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January 13, 2017


Peter K.

The problem is economists who provide cover for progressive neoliberal politicians like Bill and Hillary Clinton, like defense attorneys. They damage economics by association.

Now voters no longer listen to or trust economists or experts in the media.

Economists and the corporate media were squarely against both Brexit and Trump and voters ignored their warnings.

Stewart S

A lot of economist pedal that line about bankers being responsible for the crisis but this strikes me as an attempt to deflect blame. Bankers were the proximate cause but the ultimate were the Governments and their economic advisers who aggressively promoted deregulation. Larry Summers was a keen advocate as was Ed Balls. Any comment on this by an economist treated with a degree of skepticism. Better ask a historian (although maybe not Niall Ferguson).


I want to point out that total leverage has never actually been a good lead for crises (I believe Noah Smith discussed this once but I can't find the article). What matters is the quality of loans (and that's often hard to get data on), not some aggregate ratio.

Luis Enrique

Yes a profession that has no problem with warning of public finance crises unless defecits are cut, or currency crises if current account defecits aren't, has no business bleating about crises not being predictable. You can still warn about the risks and draw attention to indicators. In particular, the way in which you depiect the financial system can be 'prone to acts of self destruction' not 'knows what it's doing best left alone'. Britmouse may be right that leverage is a bad risk indicator, but economists weren't even looking for one.

Mark Evens

That the Derivatives Emperor had no clothes was evident in the years leading up to the crash. Unfortunately, those who pointed this out at the time were silenced by greedy bank managers and ignored by sycophantic regulators. The problem remains that people are heavily incentivised to take risks with others' money and not penalised if they fail. Regulation may have upped its game since then, but not a lot.
The crash was entirely predictable and was predicted - it just wasn't talked about.
There seems to be no political appetite for meaningful reform of the sector, so the seeds are there for the next banking crisis.

Displaced Person

Some economists, especially Milton Friedman and his followers, provided the rational and the ideology for deregulation (and the later claim that risk could be quantified, priced and traded). See An Engine Not a Camera. While I believe that it is true that most economists, micro and macro, were unaware of the mortgage lending practices and actual economics of securitization, that is not to their credit. Tens of thousands of traders, lawyers and accountants did. See The Fall of the House of Lehman.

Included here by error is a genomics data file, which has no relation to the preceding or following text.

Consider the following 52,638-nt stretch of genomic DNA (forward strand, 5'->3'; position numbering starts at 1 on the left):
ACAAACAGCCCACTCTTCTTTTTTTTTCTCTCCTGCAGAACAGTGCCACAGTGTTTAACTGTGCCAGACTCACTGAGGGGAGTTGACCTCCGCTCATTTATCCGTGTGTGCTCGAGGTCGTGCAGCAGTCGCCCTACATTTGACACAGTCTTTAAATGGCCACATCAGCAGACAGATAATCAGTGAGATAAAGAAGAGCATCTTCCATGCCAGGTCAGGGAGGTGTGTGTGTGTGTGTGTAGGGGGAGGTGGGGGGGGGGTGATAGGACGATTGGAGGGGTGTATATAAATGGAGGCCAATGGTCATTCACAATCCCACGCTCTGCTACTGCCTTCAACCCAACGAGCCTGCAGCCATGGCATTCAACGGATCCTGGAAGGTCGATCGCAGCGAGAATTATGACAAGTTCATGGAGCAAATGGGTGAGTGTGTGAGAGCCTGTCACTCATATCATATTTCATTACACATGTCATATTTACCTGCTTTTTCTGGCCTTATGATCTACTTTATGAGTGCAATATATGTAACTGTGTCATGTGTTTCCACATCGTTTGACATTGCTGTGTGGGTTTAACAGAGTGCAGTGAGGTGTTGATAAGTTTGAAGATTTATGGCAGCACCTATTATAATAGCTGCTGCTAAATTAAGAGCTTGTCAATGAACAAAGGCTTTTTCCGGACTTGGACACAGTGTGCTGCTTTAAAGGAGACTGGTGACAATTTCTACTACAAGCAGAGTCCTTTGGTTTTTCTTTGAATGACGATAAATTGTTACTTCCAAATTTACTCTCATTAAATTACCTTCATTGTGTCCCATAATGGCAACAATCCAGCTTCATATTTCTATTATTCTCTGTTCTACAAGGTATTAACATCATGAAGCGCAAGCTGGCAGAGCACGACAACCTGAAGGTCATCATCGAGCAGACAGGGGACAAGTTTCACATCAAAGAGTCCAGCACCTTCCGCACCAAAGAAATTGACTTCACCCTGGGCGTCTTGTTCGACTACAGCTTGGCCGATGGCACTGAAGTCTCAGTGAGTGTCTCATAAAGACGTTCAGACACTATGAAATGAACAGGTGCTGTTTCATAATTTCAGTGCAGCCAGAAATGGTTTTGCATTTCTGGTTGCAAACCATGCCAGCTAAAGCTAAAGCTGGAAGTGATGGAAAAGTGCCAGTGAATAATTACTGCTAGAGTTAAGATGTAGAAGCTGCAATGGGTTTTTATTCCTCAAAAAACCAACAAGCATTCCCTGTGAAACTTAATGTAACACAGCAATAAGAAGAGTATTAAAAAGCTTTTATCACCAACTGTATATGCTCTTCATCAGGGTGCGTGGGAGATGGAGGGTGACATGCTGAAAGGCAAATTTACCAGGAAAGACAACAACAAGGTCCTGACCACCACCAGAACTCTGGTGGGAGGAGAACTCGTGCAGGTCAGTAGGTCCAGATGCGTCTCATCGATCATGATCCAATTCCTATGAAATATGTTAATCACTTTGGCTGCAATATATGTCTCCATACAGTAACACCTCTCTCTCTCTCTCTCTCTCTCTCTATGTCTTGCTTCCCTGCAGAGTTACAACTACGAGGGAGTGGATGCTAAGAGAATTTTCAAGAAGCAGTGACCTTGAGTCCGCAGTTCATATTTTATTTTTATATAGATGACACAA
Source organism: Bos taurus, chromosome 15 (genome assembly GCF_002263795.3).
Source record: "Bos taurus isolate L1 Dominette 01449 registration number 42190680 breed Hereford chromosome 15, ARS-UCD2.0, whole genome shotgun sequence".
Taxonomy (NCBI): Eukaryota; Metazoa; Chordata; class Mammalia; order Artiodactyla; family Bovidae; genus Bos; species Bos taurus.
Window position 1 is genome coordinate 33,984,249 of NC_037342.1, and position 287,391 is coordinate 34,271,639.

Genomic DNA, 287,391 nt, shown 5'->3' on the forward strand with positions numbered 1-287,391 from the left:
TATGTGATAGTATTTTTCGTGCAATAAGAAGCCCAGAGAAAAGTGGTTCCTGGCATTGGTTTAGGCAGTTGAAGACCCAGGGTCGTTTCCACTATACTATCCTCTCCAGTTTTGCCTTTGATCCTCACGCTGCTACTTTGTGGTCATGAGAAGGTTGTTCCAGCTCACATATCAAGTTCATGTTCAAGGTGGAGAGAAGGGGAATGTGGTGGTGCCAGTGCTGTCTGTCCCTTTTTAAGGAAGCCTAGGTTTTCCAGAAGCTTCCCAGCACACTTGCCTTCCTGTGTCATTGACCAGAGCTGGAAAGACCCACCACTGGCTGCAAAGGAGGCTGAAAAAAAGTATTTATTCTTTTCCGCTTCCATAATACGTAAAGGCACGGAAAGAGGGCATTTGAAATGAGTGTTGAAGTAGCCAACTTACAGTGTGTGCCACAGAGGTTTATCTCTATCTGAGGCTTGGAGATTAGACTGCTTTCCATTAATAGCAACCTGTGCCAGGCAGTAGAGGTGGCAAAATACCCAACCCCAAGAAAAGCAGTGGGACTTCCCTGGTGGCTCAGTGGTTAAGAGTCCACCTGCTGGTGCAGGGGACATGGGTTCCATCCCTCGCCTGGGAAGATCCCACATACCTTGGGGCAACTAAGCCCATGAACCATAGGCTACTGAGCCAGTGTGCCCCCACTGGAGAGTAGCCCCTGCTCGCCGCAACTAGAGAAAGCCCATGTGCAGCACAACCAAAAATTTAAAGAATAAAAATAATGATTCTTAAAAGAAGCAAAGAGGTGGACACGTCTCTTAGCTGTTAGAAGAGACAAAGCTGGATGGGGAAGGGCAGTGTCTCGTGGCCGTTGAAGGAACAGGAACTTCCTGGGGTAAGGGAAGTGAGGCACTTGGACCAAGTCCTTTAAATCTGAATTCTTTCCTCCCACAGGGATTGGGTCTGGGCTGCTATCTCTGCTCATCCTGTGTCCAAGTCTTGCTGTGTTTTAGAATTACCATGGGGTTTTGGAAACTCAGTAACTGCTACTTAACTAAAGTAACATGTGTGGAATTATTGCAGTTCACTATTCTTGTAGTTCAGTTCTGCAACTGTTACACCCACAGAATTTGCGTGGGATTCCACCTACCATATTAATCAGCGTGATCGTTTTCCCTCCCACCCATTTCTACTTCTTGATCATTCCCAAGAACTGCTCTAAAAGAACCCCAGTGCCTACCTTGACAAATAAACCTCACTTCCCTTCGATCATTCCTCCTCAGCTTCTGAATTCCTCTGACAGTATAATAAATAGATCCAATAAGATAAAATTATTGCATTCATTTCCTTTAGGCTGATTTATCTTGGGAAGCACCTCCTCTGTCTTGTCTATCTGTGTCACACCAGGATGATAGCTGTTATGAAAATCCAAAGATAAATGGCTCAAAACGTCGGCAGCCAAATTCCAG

The mistake economists made, and keep making , is saying that there models performed well before the crisis. Even Haldane said this. A key point Minsky makes is that it precisely when things look OK when in reality they are not. As a Marxist you are aware that the problems leading up to 2008 were long in the making - and relate to deindustrialisation, financialisation and social problems such as inequality in advanced countries. It is not a case of picking the right model. It is a case of looking at what is going on and being historically very literate. Put another way, it is working more like those in the other social sciences and humanities. Do we use a model to explain the causes of WWII? No. A proper historian forgets models and looks at everything involved leading up to that event. When trying to work out what the long terms trends are, we should be working the same way.

Lucas and Sargent with sticky prices does not tell us anything useful at all. It should be very clear to most sensible people by now.



I am not up for a rant this morning, but yes, the banksters (a term from the Great Depression) caused the financial crisis. And, at least in the US, there is evidence that they were aware of the danger, which is why they engineered changes in the bankruptcy law in 2005. But the politicians are supposed to keep the bankers in check, which they not only failed to do, they actively dismantled protections put in place in the wake of the Great Depression, despite the huge red flag of the S&L crisis. And the politicians rely, in no small part, on the advice of economists. Where were the economists warning that that might not be a good idea? Where?

Alan Greenspan, the so-called Maestro, infamously said that laws against financial fraud were unnecessary, because the financial sector is self-regulating. Where did he get that cockamamie notion? Maybe from a tete-a-tete with Ayn Rand, but most likely the idea originated with laissez-faire economists. Greenspan combined with Geithner and Larry Summers, a noted economist, to squelch Brooksley Born's attempt to regulate derivatives. (And it was derivatives that greatly amplified the damage from the mortgage crisis.) And, as head economics advisor to Obama, Summers put a lid on the recommended economic stimulus. Summers talks about a New Normal of slow economic growth, without any apparent self-knowledge about his role in bringing it about. Before the publication of their noted paper with the spreadsheet errors, Reinhart and Rogoff met privately in the winter of 2009-10 with Republican Senators to push the idea of austerity, a move which may have contributed to the advent of the Tea Party later that year. Keynes talked about the ideas of dead economists. We have to be on our guard for the ideas of living economists, as well.

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